Naturally acquired immunity protects from severe COVID upon reinfection: statistical evidence from Quatar

A recent study by Abu-Raddad et al., published in the formerly respectable New England Journal of Medicine [1], shows that acquired immunity against COVID works very much as it does with other respiratory viruses: it affords relative protection against reinfection and robust protection against severe disease or death.

The study was conducted on a large cohort of approximately 260,000 unvaccinated persons,1 and it used sensible cut-off values for the diagnostic PCR test. It also has a careful statistical design to correct for various compounding factors, including comorbidity and changes in the mix of viral variants between the first and the second infection. Key findings:

  • Reinfections were rare—there were 1,304 cases overall, which amounts to approximately 0.5% of all individuals included in the study.
  • Out of 1,304 patients with reinfection, only 4 were admitted to the hospital; none of them required ICU treatment, and none died either.
  • In the control group of patients with primary infections, 158 out of 6095 individuals required hospital admission; 28 of these received intensive care, and 7 died.

The clear difference in disease severity between the first and the second infection suggests that at least the first PCR diagnosis was true-positive (and not false-positive) in most cases; otherwise, we should expect no difference in protective immunity between the two groups. Since the same PCR procedures were used throughout, we may assume that the second diagnosis was correct, too, even though additional verification using DNA sequencing would have been desirable.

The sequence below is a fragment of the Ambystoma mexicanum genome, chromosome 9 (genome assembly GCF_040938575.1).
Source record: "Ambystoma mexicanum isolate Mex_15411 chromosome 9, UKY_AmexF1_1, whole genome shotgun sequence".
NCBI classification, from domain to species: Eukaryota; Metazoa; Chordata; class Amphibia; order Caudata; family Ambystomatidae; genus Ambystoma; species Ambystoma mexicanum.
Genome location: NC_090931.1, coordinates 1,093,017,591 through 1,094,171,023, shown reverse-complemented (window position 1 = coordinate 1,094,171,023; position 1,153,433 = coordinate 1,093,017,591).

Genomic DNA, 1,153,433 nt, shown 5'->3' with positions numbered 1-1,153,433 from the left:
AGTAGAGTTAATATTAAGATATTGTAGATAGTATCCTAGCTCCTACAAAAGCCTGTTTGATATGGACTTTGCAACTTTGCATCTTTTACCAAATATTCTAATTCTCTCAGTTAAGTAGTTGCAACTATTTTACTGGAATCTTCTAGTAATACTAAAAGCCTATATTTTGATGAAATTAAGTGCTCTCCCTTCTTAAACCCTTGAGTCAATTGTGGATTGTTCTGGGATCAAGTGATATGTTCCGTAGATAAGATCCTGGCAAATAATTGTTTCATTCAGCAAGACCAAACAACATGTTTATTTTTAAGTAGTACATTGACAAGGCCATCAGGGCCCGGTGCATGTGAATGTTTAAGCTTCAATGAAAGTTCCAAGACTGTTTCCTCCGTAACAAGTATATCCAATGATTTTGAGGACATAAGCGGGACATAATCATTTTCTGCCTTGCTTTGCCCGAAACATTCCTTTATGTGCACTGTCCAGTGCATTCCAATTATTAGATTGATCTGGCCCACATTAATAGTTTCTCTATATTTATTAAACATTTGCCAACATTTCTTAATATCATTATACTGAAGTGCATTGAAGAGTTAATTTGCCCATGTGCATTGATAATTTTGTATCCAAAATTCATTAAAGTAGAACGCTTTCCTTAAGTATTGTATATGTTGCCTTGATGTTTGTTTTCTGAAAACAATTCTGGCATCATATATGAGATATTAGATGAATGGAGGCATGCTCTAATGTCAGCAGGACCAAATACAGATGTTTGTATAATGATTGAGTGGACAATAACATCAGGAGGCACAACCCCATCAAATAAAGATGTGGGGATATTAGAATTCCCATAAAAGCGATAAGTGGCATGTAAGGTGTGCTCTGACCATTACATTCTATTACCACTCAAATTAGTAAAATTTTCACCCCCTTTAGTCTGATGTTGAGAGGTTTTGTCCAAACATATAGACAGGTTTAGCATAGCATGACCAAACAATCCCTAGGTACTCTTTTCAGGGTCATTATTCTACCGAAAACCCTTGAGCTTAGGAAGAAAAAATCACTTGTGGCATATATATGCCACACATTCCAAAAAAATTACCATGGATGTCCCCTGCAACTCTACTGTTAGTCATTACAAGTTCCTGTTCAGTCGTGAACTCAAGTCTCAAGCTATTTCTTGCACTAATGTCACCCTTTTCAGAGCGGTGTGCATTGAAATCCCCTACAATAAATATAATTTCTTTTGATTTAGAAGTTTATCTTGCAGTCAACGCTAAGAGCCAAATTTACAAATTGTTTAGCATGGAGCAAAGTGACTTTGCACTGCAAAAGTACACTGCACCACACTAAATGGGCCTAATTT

On the other hand, we note that even in the control group the infection fatality rate was only about 0.12%, which agrees with similar estimates by Brown [2] and Ioannidis et al. [3]. This overall remarkably low number can be ascribed to cross-immunity conferred by regular respiratory coronavirus strains [4,5]. Overall, the study by Abu-Raddad et al. confirms that natural immunity can be relied upon to protect the populace from severe recurrent COVID-19 disease, and that vaccination is unnecessary.


  1. Of 353,326 individuals who had previously been diagnosed with COVID, 87,547 were excluded from the study because they had been vaccinated. The study provides no information on incidence and severity of reinfections in this group.


  1. Abu-Raddad, L.J. et al. (2021) Severity of SARS-CoV-2 Reinfections as Compared with Primary Infections. N. Engl. J. Med. 385:2487-2489
  2. Brown, R.B. (2020) Public health lessons learned from biases in coronavirus mortality overestimation. Disaster Med. Public Health Prep. pp. 1-24
  3. Ioannidis, J.P.A. (2020) Infection fatality rate of COVID-19 inferred from seroprevalence data. Bull. World Health Organ. p. BLT.20.265892
  4. Bhakdi, S. et al. (2021) Letter to Physicians: Four New Scientific Discoveries Regarding COVID-19 Immunity and Vaccines—Implications for Safety and Efficacy.
  5. Palmer, M. and Bhakdi, S. (2021) Rebuttal to Geert vanden Bossche’s “Response to Dr. Bhakdi”.
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